Facing a wave of criticism for allowing advertisers to exclude anyone with an “affinity” for African-American, Asian-American or Hispanic people from seeing ads, Facebook said it would build an automated system that would let it better spot ads that discriminate illegally.
Federal law prohibits ads for housing, employment and credit that exclude people by race, gender and other factors.
Facebook said it would build an automated system to scan advertisements to determine if they are services in these categories. Facebook will prohibit the use of its “ethnic affinities” for such ads.
Facebook said its new system should roll out within the next few months. “We are going to have to build a solution to do this. It is not going to happen overnight,” said Steve Satterfield, privacy and public policy manager at Facebook.
He said that Facebook would also update its advertising policies with “stronger, more specific prohibitions” against discriminatory ads for housing, credit and employment.
In October, ProPublica purchased an ad that targeted Facebook members who were house hunting and excluded anyone with an “affinity” for African-American, Asian-American or Hispanic people. When we showed the ad to a civil rights lawyer, he said it seemed like a blatant violation of the federal Fair Housing Act.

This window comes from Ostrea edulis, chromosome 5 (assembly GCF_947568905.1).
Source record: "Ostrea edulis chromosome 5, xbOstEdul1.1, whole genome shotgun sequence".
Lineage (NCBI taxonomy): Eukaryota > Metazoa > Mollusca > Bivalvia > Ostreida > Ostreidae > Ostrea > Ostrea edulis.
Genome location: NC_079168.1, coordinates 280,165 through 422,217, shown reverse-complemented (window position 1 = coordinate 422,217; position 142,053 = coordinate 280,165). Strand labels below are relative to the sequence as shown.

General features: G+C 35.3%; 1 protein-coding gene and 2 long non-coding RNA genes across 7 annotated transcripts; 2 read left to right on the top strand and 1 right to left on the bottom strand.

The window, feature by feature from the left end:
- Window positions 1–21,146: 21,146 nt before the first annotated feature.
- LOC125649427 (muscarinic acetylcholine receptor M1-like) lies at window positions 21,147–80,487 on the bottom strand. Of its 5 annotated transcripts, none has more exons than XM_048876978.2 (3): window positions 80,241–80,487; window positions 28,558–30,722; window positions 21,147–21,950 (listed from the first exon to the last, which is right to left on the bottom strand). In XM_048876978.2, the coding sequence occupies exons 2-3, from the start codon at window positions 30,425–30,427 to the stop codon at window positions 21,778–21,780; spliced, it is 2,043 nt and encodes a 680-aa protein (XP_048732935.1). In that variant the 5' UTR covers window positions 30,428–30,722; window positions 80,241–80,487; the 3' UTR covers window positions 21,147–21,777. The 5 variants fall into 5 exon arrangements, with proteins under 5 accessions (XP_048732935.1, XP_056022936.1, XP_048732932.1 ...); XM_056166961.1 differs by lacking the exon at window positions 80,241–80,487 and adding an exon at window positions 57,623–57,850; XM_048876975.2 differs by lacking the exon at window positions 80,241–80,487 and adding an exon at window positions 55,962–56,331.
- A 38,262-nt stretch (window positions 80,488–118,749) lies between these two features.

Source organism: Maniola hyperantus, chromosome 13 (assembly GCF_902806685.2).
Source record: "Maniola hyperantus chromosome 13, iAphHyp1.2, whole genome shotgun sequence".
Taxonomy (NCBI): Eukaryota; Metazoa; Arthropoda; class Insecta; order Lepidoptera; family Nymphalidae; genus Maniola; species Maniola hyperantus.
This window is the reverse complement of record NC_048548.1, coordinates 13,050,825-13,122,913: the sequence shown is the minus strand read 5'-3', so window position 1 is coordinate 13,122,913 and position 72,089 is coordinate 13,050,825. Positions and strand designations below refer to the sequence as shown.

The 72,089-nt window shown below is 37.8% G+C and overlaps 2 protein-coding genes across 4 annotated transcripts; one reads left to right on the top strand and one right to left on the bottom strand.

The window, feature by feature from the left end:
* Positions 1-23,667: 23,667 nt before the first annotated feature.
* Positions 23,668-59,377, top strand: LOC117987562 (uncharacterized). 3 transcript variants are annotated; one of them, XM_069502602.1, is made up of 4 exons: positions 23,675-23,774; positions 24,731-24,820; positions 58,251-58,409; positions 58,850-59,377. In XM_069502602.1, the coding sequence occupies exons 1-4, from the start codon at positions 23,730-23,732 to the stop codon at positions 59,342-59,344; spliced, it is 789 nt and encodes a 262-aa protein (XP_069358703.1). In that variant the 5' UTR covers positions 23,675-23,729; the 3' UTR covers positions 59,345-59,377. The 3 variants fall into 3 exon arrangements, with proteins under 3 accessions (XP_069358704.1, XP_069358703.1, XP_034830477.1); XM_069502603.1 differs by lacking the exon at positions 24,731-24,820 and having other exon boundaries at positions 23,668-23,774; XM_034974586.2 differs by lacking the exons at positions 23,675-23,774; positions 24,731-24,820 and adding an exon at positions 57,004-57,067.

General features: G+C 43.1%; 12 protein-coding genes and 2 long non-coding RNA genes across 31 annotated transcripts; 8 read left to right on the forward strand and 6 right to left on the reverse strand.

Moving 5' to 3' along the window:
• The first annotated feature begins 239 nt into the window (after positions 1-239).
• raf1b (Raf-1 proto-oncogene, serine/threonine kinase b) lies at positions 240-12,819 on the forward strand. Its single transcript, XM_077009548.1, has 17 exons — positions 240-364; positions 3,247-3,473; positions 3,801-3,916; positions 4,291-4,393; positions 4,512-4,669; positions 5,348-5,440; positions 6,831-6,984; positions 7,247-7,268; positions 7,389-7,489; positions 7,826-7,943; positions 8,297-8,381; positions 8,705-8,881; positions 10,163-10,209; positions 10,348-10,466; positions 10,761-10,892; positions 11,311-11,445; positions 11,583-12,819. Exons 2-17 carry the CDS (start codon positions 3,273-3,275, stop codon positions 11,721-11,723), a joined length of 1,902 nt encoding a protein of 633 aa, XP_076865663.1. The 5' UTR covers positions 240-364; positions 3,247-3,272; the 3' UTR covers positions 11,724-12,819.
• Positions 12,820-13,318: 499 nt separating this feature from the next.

After ProPublica published an article about its ad purchase, Facebook was deluged with criticism. Four members of Congress wrote Facebook demanding that the company stopgiving advertisers the option of excluding by ethnic group.
The federal agency that enforces the nation’s fair housing laws said it was “in discussions” with Facebook to address what it termed “serious concerns” about the social network’s advertising practices.
And a group of Facebook users filed a class-action lawsuit against Facebook, alleging that the company’s ad-targeting technology violates the Fair Housing Act and the Civil Rights Act of 1964.
Facebook’s Satterfield said that today’s changes are the result of “a lot of conversations with stakeholders.”
Facebook said the new system would not only scan the content of ads, but could also inject pop-up notices alerting buyers when they are attempting to purchase ads that might violate the law or Facebook’s ad policies.
“We’re glad to see Facebook recognizing the important civil rights protections for housing, credit and employment,” said Rachel Goodman, staff attorney with the racial justice program at the American Civil Liberties Union. “We hope other online advertising platforms will recognize that ads in these areas need to be treated differently.”
Julia Angwin is a senior reporter at ProPublica. From 2000 to 2013, she was a reporter at The Wall Street Journal, where she led a privacy investigative team that was a finalist for a Pulitzer Prize in Explanatory Reporting in 2011 and won a Gerald Loeb Award in 2010.
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